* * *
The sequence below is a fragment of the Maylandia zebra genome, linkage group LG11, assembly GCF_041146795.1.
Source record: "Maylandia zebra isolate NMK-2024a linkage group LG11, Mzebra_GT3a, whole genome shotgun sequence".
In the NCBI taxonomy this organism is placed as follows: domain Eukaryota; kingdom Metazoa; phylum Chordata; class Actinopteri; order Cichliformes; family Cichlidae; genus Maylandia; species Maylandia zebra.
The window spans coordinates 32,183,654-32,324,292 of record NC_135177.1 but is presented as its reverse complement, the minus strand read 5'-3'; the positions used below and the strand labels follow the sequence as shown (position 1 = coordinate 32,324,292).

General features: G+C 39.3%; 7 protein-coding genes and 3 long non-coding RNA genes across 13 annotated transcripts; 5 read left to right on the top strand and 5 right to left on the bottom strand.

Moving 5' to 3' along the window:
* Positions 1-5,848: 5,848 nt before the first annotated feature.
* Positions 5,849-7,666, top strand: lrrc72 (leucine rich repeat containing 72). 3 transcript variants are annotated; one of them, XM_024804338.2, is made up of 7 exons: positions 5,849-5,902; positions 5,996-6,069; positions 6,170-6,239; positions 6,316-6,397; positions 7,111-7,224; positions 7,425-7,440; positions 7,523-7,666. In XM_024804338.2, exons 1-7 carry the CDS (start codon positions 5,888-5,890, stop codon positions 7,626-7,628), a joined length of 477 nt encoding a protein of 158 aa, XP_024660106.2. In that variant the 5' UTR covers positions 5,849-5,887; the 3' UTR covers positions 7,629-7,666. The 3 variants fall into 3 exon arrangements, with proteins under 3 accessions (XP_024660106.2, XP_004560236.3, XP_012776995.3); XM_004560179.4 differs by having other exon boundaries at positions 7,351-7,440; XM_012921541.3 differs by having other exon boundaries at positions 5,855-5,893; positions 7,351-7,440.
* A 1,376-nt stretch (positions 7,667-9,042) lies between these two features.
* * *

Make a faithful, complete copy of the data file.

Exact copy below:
The sequence below is a fragment of the Maylandia zebra genome, linkage group LG11, assembly GCF_041146795.1.
Source record: "Maylandia zebra isolate NMK-2024a linkage group LG11, Mzebra_GT3a, whole genome shotgun sequence".
In the NCBI taxonomy this organism is placed as follows: domain Eukaryota; kingdom Metazoa; phylum Chordata; class Actinopteri; order Cichliformes; family Cichlidae; genus Maylandia; species Maylandia zebra.
The window spans coordinates 32,183,654-32,324,292 of record NC_135177.1 but is presented as its reverse complement, the minus strand read 5'-3'; the positions used below and the strand labels follow the sequence as shown (position 1 = coordinate 32,324,292).

General features: G+C 39.3%; 7 protein-coding genes and 3 long non-coding RNA genes across 13 annotated transcripts; 5 read left to right on the top strand and 5 right to left on the bottom strand.

Moving 5' to 3' along the window:
* Positions 1-5,848: 5,848 nt before the first annotated feature.
* Positions 5,849-7,666, top strand: lrrc72 (leucine rich repeat containing 72). 3 transcript variants are annotated; one of them, XM_024804338.2, is made up of 7 exons: positions 5,849-5,902; positions 5,996-6,069; positions 6,170-6,239; positions 6,316-6,397; positions 7,111-7,224; positions 7,425-7,440; positions 7,523-7,666. In XM_024804338.2, exons 1-7 carry the CDS (start codon positions 5,888-5,890, stop codon positions 7,626-7,628), a joined length of 477 nt encoding a protein of 158 aa, XP_024660106.2. In that variant the 5' UTR covers positions 5,849-5,887; the 3' UTR covers positions 7,629-7,666. The 3 variants fall into 3 exon arrangements, with proteins under 3 accessions (XP_024660106.2, XP_004560236.3, XP_012776995.3); XM_004560179.4 differs by having other exon boundaries at positions 7,351-7,440; XM_012921541.3 differs by having other exon boundaries at positions 5,855-5,893; positions 7,351-7,440.
* A 1,376-nt stretch (positions 7,667-9,042) lies between these two features.